The three elected officials who agreed to take questions at the Shelby GOP Lincoln Day Dinner Saturday night fielded a wide range of issues.
MC Jane Pierotti continued with good questions. She asked Rep. Stephen Fincher “how can the GOP engage more young people to work in our party?”
Fincher didn’t hesitate. “Our message works,” he said. “It’s your money, your government. We are the party of the working man and the party looking out for women. If we abandon our principles, we lose.”
Ms. Pierotti then asked if people even know what our principles are.
Tom Cotton, House representative from Arkansas who is running against Pryor for his Senate seat, said “it comes down to civics again.” He admitted that schools have not done enough to teach our children about our country. If they did they would understand that our party protects the ideals of our country, i.e. “limited government, free enterprise, traditional morality and strong national defense. No one is born a good citizen,” Cotton said.
To the discussion of how liberals are wanting to alter our government, someone mentioned that in New York, Democrat Governor Andrew Cuomo signed a bill for the National Popular Vote. That means that New York will give all its electoral votes to whoever wins the popular vote in the entire nation. In other words, a state could vote for candidate A, but have their votes changed to candidate B.
Mark Norris, state senate majority leader, said that several attempts to do away with the electoral college have been attempted in Tennessee. He said that former Senator Fred Thompson had been a proponent of dissolving the electoral college. Norris related that after RNC Committeeman and Memphis attorney John Ryder discussed the merits of the electoral college with Thompson, the Senator dumped the idea. If that happened, Norris said, “we’d all be disenfranchised. The current state Senate will make sure it doesn’t occur.”
Fincher also said that although we need to make sure our schools teach our history, “we can’t fix the school without fixing the family. We’ve got to start local when it comes to keeping our rights. Our states are the ones now holding the line.”
Cotton added that “a Republican president can turn a lot around immediately.”
“What can our party do to encourage black voters?” Ms. Pierotti asked.
“Something other than have three white guys on this stage,” Norris replied. “We need to do outreach, talk about our relevancy and we have to matter on the ground. We have increased our outreach,” he said, mentioning our Latino candidate, Geoff Diaz, and state party liaison Victor Evans.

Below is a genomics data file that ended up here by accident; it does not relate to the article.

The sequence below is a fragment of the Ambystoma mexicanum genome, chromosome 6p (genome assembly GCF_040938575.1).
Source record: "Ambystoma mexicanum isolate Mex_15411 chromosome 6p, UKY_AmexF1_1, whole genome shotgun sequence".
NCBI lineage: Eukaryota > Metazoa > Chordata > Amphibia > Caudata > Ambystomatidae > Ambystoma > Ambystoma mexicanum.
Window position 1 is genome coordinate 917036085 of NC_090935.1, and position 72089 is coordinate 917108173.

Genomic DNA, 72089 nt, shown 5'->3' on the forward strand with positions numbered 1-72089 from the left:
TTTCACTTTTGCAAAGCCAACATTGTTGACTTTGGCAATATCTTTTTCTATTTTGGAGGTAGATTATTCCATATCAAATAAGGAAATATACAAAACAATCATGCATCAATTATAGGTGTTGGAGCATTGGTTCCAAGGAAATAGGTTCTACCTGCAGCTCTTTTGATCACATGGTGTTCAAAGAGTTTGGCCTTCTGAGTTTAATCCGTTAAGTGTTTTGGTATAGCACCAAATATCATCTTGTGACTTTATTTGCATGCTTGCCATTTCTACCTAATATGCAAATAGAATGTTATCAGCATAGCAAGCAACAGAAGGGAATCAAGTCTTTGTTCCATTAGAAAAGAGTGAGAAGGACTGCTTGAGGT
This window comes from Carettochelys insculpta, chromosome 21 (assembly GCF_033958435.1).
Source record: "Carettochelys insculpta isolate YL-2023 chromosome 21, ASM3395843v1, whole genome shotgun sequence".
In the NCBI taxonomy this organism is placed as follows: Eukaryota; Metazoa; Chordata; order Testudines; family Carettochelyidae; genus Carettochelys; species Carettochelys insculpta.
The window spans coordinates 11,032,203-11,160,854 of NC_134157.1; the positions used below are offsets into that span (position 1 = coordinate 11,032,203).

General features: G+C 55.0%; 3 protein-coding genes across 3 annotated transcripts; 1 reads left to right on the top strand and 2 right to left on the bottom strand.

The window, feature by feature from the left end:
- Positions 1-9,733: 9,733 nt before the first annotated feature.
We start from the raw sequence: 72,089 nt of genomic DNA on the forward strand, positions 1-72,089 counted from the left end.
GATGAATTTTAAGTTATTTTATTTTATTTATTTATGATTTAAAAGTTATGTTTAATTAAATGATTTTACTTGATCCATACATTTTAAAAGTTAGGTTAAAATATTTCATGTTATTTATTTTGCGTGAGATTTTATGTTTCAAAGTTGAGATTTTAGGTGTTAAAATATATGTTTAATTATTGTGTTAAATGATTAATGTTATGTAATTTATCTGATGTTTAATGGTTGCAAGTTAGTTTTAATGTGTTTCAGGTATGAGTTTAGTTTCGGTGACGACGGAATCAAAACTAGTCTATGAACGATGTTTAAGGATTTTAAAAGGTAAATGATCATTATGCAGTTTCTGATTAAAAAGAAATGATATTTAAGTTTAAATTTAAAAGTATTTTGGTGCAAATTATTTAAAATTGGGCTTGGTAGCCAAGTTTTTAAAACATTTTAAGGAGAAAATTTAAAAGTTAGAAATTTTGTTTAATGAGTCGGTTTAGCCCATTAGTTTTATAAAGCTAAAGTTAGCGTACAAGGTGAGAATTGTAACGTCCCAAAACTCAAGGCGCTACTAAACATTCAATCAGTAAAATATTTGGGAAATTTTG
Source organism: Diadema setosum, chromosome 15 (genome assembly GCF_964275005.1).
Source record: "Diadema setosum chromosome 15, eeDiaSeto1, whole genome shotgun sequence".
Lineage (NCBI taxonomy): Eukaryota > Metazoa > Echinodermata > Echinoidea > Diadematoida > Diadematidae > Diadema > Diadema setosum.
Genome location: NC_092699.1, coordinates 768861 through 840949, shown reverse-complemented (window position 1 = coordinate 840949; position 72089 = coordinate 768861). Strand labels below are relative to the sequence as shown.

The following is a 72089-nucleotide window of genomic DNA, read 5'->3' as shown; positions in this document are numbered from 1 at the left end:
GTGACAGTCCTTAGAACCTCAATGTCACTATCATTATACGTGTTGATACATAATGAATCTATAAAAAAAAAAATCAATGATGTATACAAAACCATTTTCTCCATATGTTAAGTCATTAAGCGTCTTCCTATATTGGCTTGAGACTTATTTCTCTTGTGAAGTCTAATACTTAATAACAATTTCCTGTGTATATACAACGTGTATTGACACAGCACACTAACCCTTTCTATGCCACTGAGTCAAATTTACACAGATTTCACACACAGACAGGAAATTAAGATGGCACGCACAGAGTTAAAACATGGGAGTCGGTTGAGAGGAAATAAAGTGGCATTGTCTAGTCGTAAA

The floor opened up for questions and I asked Congressman Fincher what is going on in the House regarding immigration. Speaker John Boehner had recently said he was ready to push it through the House, while the more conservative wing is objecting to that.
Fincher said he likes Boehner, but that “unless we have a president who will uphold the law, we will not go down that road. We can’t make reforms with someone we don’t trust (meaning Obama). Immigration reform will not happen now.”
Then a question was asked about Benghazi.
Cotton bemoaned the fact that we have not brought anyone to justice for the death of four Americans. “Why was security so lax? Why weren’t Obama and Secretary of State Hillary Clinton more engaged? Why the video excuse? We need a special committee. Americans don’t like it when Americans get killed.”
He then mentioned White House spokesman Tommy Vietor’s “dude” remark. “It’s that attitude that keeps it on the frontline.”
Steering Committee member Mick Wright asked the panel what the biggest scandal concerning the Obama administration is that we don’t know.
Panelists said there is more out there than we know.
Cotton said “emerging scandals will continue for Obamacare. Who got bailouts? They disobeyed the subpoenas.” He mentioned that the deadlines for parts of Obamacare get pushed back. One after Obama’s 2012 election bid and now they are trying to continue to hide the worst parts til after the midterms. “It will cost taxpayers billions next year while insurance companies are getting breaks.”
That last question was all there was time for before the dinner. Ms. Pierotti did an excellent job and it was a good new wrinkle for the format of the Lincoln Day Dinner.